Hailed as efficient and economical, tankless water heaters are the latest trend in the hot water heater industry. Since heating your water makes up for nearly 30 percent of your energy bills, it makes sense that so many people are making the switch to demand-type water heaters. But are these models really as efficient and economical as manufacturers claim? What is the difference between a traditional water heater and a tankless water heater? Here’s a look at the pros and cons of tankless water heaters and whether they are right for you.
Unlike a traditional water heater, a tankless water heater comes without the large storage tank. Instead, it is a small unit that heats up water as it is needed either through a gas burner or an electric device. For this reason, a demand-type water heater offer many benefits.
A tankless water heater provides a household with a regular supply of hot water on demand, which means you receive hot water whatever whenever you need it, (unlike a traditional water heater that stores up hot water in the storage tank.) This one reason alone has garnered a lot of attention, and is most likely the number one reason people make the switch to tankless water heaters.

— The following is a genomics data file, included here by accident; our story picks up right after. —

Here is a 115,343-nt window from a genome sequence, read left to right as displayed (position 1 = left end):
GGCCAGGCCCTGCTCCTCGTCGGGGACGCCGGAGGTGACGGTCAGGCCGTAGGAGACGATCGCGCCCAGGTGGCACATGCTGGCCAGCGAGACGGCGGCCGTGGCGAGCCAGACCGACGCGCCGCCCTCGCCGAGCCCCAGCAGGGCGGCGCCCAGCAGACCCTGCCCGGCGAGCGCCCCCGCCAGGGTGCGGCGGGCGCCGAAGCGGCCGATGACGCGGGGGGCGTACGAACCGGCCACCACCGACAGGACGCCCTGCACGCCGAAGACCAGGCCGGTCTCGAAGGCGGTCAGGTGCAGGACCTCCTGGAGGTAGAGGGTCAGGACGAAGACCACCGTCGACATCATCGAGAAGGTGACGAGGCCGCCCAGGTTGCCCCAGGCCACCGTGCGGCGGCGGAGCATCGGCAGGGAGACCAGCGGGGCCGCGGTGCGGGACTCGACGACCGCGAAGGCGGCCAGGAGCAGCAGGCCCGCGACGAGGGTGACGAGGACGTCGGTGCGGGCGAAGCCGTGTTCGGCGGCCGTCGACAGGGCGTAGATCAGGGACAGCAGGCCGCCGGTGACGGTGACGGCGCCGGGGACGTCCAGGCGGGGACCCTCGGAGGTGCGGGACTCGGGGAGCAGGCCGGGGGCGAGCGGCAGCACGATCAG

A tankless water heater not only provides a never ending source of hot water, but also saves money on gas. According to Payless Water Heaters, this type of water heater pays for itself over years in gas.
Another benefit to owning this type of water heater is the size. A tankless water heater is small and convenient, which means it can be mounted nearly anywhere on wall. It takes up less space, and can be relocated quickly and easily. The compact design of the unit (without a tank or a pilot light) also makes it safer in Earthquakes.
Tankless water heaters available through Payless Water Heaters are also considered very durable. Although they cost more to install up front, they are said to last longer than traditional tanks, and require less maintenance in the long run.
However, there are many downsides to owning a tankless water heater. They are more expensive to purchase and install than traditional water heaters. In addition, they might not be as durable as some companies claim. According to ConsumerReports.com, a tankless unit might need more care due to scale buildup. However, you can remedy this problem by installing a water softener.